hiddenOct 26, 2016 13:06:25 IST
Boeing voiced more optimism on Tuesday about going ahead with a new aircraft to fill a gap in its product line, but said the time frame for producing such a plane remained years away. "I would say we're a little bit more optimistic today than we have been" about the "middle of the market" plane, Randy Tinseth, vice president of marketing at Boeing Commercial Airplanes, said at a briefing on Boeing's market outlook in Brussels, ahead of Boeing's results report on Wednesday.
But Tinseth said other projects will come first: bringing its 737 MAX single-aisle aircraft into service next year, adding a longer Dreamliner, the 787-10, in 2018 and developing the 777X, due in 2020. "So whatever we're going to do here, it will come after we get all those other things done," Tinseth said.
Boeing is under growing pressure to produce the middle of the market plane, which would fill a gap between its largest 737 MAX model and the smallest 787. Earlier this month, the head of Qatar Airways took the opportunity of an order announcement to further press Boeing to build such a plane. Asked in a Reuters interview when he wanted to hear more about the plane, Al Baker said: "Yesterday!"
Ray Conner, CEO of Boeing Commercial Airplanes, said in the same interview that Boeing continues to evaluate the idea and talk with customers. In addition to building the jets already on the drawing boards, Boeing's first order of business in the mid-market segment is to protect its flank from European rival Airbus, which has gobbled up orders in that space.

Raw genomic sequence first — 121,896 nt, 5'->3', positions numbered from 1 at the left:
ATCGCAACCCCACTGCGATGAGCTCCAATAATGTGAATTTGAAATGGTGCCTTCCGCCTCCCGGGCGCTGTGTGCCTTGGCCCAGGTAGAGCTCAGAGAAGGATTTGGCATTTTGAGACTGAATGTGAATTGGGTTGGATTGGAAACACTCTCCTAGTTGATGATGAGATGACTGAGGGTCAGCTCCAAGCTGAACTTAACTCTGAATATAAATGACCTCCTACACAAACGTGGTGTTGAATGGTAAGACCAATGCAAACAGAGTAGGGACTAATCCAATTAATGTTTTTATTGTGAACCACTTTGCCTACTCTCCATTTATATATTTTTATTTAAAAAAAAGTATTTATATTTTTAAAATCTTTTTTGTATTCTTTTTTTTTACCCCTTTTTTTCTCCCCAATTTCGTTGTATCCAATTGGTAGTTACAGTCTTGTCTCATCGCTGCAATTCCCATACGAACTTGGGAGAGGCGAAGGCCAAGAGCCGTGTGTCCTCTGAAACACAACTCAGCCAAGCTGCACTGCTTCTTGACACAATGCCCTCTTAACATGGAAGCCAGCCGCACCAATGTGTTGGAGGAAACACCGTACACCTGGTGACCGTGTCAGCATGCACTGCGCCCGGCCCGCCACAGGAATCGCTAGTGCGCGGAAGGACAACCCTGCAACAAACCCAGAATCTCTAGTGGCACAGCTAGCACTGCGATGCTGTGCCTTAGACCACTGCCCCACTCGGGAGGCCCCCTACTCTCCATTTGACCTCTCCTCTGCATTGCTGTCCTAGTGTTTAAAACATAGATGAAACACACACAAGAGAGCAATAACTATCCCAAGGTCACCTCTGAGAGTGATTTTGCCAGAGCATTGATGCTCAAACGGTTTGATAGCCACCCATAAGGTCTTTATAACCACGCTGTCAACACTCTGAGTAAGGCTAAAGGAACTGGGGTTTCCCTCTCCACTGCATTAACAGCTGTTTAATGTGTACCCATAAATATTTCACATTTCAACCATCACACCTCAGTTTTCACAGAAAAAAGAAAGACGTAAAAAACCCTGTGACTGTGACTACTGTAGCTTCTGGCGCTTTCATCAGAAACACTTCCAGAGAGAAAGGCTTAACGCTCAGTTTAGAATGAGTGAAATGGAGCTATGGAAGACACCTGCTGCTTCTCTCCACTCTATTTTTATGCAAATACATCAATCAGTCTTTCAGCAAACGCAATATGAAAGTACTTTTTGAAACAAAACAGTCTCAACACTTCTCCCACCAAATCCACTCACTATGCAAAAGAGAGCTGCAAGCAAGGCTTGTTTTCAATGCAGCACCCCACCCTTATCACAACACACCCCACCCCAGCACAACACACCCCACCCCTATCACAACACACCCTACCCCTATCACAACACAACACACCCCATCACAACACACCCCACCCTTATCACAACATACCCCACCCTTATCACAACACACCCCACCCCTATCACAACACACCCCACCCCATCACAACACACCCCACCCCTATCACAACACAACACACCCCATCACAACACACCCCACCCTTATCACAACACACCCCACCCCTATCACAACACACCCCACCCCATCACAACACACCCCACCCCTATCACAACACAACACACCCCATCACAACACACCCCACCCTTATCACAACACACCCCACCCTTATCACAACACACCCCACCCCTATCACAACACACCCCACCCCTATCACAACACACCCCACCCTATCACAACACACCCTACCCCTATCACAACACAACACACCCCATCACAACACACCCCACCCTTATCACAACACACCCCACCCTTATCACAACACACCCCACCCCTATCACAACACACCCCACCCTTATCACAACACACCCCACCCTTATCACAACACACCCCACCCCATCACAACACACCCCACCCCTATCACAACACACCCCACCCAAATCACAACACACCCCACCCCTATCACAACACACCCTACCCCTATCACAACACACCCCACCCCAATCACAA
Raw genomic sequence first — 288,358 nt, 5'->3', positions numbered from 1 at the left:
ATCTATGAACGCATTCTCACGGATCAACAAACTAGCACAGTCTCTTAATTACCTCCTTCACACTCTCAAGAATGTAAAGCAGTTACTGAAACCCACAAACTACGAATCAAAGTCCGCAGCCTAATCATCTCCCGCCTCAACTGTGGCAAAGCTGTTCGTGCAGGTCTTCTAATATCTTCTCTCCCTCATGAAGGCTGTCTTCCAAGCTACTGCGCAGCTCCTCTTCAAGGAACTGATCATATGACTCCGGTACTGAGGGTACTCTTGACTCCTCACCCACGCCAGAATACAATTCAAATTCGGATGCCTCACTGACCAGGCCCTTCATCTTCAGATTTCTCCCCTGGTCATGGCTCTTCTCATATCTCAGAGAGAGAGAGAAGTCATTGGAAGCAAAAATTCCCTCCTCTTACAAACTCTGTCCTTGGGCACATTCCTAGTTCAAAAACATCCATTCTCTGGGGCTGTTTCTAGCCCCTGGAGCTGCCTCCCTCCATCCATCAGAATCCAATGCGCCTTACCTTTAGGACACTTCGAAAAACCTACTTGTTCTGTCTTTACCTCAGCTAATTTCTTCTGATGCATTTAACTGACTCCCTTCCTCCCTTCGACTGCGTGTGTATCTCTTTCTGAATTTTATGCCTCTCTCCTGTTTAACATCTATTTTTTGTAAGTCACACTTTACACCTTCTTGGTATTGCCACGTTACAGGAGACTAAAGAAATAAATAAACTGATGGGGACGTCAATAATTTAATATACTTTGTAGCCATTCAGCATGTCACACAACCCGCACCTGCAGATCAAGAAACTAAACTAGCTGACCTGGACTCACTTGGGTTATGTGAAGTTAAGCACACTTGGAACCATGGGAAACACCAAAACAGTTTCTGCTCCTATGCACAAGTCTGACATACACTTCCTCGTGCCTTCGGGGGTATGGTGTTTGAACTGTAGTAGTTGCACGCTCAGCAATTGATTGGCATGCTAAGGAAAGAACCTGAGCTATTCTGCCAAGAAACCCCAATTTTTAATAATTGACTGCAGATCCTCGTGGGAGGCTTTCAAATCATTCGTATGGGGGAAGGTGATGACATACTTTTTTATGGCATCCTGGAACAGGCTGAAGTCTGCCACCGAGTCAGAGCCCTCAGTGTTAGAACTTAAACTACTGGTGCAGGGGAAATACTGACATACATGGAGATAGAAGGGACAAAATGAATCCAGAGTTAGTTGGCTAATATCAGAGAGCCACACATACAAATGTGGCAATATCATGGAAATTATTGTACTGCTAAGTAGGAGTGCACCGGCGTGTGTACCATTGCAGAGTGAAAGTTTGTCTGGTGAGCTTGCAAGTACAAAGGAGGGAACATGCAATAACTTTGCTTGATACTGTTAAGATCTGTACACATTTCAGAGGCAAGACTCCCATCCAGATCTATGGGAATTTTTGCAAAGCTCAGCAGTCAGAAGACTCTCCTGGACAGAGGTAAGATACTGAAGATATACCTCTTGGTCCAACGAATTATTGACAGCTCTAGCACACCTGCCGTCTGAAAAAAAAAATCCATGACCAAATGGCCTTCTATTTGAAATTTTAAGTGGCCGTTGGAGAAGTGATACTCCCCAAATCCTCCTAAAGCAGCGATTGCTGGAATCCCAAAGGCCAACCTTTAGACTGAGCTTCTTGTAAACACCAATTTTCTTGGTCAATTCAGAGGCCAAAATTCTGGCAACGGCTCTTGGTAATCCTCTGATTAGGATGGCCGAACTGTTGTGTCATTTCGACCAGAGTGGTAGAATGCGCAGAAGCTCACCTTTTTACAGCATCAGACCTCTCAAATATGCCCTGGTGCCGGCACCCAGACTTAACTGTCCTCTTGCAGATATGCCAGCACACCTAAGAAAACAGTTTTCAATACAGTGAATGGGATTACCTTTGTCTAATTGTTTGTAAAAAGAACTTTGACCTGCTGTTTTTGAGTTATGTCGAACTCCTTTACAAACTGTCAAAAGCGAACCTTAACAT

Airbus' A321neo is larger than Boeing's competing 737, and Boeing said it is studying a stretched version, dubbed the MAX 10, that would be easier to make than an all-new middle of the market plane. But the 737 MAX 10 is not seen coming to market until after the smallest version comes out in 2019.
Boeing could develop both a 737 MAX 10 and a new middle of the market plane, Chief Executive Dennis Muilenburg said at an investor conference last month. But no decisions have been made.
"We could potentially do both," he said. Boeing also could compete with the planes it has already, he added. Analysts are looking for Boeing to report profit of $2.62 per share when it posts third-quarter results on Wednesday, according to Thomson Reuters I/B/E/S.
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